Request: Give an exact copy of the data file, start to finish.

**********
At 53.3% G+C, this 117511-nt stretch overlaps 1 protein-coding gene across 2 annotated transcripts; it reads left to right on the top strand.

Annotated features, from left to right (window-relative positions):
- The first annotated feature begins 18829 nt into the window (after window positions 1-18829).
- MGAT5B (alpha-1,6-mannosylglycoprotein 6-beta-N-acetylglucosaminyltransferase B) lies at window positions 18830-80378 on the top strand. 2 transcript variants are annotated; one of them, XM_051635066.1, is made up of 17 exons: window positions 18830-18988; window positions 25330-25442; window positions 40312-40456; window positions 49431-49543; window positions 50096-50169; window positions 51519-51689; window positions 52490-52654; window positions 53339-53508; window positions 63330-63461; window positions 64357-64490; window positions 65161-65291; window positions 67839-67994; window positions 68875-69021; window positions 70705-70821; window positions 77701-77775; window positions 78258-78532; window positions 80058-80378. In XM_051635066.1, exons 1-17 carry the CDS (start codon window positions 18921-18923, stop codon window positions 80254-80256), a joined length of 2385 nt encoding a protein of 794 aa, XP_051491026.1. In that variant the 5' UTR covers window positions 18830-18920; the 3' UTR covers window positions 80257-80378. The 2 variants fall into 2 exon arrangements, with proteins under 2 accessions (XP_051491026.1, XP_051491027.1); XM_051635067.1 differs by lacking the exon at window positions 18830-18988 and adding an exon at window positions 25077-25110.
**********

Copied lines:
At 53.3% G+C, this 117511-nt stretch overlaps 1 protein-coding gene across 2 annotated transcripts; it reads left to right on the top strand.

Annotated features, from left to right (window-relative positions):
- The first annotated feature begins 18829 nt into the window (after window positions 1-18829).
- MGAT5B (alpha-1,6-mannosylglycoprotein 6-beta-N-acetylglucosaminyltransferase B) lies at window positions 18830-80378 on the top strand. 2 transcript variants are annotated; one of them, XM_051635066.1, is made up of 17 exons: window positions 18830-18988; window positions 25330-25442; window positions 40312-40456; window positions 49431-49543; window positions 50096-50169; window positions 51519-51689; window positions 52490-52654; window positions 53339-53508; window positions 63330-63461; window positions 64357-64490; window positions 65161-65291; window positions 67839-67994; window positions 68875-69021; window positions 70705-70821; window positions 77701-77775; window positions 78258-78532; window positions 80058-80378. In XM_051635066.1, exons 1-17 carry the CDS (start codon window positions 18921-18923, stop codon window positions 80254-80256), a joined length of 2385 nt encoding a protein of 794 aa, XP_051491026.1. In that variant the 5' UTR covers window positions 18830-18920; the 3' UTR covers window positions 80257-80378. The 2 variants fall into 2 exon arrangements, with proteins under 2 accessions (XP_051491026.1, XP_051491027.1); XM_051635067.1 differs by lacking the exon at window positions 18830-18988 and adding an exon at window positions 25077-25110.